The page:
When we look at the world around us, we perceive it by visible light. This light is carrier by photons with a wave length of 400 to 700 nanometre, from blue to red. Using powerful lenses, we can investigate the small structures of materials, organisms and cells by light microscopes. Especially the development of fluorescence microscopy, that can image photons of specific wavelengths, has been a milestone in our understanding of small structures . However, structures smaller then a few 100 micrometer are difficult to study by light due to its wave proporties.
Electron microscopy uses electrons in stead of photons, which have a wave length that more than thousand times smaller. Imaging with these electrons allows us to see the world of beyond visible light, all the way to the size of atoms! This microscope allows us to see how small packages of neurotransmitter (circles in the lower picture by electron microscopy) are moved around in individual synapses (green dot in top picture by fluorescence microscopy) of nerve cells from our brain.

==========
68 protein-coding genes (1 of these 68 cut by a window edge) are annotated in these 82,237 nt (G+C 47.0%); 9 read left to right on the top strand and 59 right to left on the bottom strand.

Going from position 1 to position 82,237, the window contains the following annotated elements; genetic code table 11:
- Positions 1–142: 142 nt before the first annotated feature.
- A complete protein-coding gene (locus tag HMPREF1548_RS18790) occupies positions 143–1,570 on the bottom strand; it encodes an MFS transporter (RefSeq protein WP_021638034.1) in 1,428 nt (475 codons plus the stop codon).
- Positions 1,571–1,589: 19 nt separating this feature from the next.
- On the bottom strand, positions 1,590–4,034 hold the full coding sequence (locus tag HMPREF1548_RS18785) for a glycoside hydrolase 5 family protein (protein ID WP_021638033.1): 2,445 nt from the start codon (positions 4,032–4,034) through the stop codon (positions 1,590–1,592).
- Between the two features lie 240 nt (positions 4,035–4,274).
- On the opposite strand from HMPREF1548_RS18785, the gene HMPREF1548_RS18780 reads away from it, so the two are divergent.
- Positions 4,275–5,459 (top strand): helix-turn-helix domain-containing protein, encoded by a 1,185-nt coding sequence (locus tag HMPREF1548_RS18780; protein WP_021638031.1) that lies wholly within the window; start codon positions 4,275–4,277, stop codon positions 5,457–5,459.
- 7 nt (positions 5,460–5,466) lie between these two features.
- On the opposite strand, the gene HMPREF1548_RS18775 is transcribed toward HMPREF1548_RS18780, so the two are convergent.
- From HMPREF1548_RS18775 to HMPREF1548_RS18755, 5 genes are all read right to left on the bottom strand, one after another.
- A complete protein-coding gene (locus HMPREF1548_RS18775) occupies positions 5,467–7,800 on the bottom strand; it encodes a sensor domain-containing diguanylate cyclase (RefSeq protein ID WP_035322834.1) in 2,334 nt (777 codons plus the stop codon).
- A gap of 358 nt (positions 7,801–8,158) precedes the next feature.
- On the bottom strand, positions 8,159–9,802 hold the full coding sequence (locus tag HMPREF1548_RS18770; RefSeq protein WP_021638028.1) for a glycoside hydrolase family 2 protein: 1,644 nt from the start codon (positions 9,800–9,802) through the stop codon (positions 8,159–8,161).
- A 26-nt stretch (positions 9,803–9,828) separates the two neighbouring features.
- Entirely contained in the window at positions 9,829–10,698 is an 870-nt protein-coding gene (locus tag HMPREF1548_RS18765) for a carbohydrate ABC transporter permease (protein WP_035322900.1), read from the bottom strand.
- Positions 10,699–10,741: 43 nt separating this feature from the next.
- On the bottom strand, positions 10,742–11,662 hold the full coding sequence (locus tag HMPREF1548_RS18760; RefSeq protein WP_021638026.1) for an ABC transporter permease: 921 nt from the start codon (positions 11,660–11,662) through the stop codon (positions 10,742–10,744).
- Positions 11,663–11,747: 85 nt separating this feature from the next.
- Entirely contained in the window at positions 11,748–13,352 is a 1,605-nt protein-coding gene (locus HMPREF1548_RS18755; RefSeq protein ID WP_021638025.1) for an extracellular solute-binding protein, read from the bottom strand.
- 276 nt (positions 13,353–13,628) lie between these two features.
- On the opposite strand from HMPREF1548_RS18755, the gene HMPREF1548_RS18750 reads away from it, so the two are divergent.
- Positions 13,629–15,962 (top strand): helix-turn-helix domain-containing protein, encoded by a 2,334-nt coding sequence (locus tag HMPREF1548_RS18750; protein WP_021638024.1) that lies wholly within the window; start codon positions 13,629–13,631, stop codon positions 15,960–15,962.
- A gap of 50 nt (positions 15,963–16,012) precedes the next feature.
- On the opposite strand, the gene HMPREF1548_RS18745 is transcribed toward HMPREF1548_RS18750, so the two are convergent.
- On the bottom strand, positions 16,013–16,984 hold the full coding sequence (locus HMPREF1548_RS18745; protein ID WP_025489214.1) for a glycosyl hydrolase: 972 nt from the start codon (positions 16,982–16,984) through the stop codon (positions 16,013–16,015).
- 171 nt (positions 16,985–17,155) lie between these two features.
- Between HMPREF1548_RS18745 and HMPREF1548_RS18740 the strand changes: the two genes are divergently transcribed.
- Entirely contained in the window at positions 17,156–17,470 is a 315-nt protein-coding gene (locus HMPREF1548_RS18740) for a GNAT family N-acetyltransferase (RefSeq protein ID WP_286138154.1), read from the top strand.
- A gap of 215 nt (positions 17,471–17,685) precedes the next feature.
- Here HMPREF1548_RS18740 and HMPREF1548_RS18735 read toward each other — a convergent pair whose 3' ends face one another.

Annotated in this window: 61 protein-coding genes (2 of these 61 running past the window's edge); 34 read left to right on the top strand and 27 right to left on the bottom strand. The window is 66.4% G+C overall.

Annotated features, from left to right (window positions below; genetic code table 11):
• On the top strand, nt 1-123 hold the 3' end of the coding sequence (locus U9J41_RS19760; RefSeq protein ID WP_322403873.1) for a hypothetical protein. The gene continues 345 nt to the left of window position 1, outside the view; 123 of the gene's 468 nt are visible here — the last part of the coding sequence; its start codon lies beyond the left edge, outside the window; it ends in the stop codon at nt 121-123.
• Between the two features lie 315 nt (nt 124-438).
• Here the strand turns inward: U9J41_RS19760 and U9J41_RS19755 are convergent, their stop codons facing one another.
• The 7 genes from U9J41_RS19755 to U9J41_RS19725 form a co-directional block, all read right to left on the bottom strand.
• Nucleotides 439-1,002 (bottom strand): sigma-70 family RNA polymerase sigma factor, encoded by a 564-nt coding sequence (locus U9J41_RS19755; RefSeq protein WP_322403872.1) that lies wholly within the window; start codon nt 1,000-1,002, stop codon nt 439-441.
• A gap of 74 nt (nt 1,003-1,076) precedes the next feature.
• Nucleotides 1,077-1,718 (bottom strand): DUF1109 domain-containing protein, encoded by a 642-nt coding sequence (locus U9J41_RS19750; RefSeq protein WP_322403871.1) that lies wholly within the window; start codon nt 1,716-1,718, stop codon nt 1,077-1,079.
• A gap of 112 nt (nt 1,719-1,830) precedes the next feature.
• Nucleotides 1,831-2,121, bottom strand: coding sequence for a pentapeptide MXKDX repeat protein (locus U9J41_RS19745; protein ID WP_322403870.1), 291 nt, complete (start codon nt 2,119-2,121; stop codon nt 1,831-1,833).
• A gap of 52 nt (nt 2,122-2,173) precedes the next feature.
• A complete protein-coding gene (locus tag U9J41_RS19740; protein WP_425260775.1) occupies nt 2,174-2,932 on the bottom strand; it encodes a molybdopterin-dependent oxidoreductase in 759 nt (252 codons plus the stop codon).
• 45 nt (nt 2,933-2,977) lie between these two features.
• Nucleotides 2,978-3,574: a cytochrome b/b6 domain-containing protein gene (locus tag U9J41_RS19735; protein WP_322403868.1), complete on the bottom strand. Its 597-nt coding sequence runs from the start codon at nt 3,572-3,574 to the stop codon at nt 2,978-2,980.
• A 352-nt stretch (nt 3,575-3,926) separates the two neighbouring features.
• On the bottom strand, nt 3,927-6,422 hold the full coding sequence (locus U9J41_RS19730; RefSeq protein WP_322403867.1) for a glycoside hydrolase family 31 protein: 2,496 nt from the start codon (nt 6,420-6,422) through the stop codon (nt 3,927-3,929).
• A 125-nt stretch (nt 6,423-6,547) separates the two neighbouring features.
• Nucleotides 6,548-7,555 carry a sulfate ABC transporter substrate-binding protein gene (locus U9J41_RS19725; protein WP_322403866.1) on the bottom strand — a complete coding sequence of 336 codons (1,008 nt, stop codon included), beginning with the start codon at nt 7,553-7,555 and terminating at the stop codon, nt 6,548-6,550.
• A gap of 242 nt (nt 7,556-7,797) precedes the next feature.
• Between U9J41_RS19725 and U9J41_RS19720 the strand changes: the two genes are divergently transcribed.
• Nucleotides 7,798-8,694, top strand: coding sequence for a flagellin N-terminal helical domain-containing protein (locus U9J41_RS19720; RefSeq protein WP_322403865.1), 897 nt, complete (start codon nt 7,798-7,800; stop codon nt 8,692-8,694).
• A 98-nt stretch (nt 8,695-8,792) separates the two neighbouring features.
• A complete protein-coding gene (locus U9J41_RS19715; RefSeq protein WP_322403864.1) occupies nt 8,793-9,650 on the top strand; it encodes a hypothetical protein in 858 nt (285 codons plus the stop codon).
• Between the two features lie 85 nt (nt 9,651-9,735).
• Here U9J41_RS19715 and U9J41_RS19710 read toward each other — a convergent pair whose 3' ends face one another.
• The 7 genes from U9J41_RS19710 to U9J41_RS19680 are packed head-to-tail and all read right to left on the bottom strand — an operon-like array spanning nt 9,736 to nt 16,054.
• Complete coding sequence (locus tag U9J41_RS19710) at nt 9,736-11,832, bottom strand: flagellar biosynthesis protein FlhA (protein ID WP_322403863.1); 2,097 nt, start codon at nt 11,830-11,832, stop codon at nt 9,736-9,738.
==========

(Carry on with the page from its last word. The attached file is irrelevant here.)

There are two types of electron microscopes: scanning electron microscopes and transmission electron microscopes. In our lab, we use transmission electron microscopes in which the electrons go through very thin samples to project an image. This results in very high resolution images of with a lot of small detail. Scanning electron microscopes on the other hand, collect the electrons that are scattered by samples that can also be big. This method gives detailed images of the sample surface. is performed by our collegues at EMCA at the the Amsterdam UMC location AMC in Amsterdam.
Are you wondering what your studies could look like beyond the scale seen by visible light?
Contact us to find our what electron microscopy can do for your research.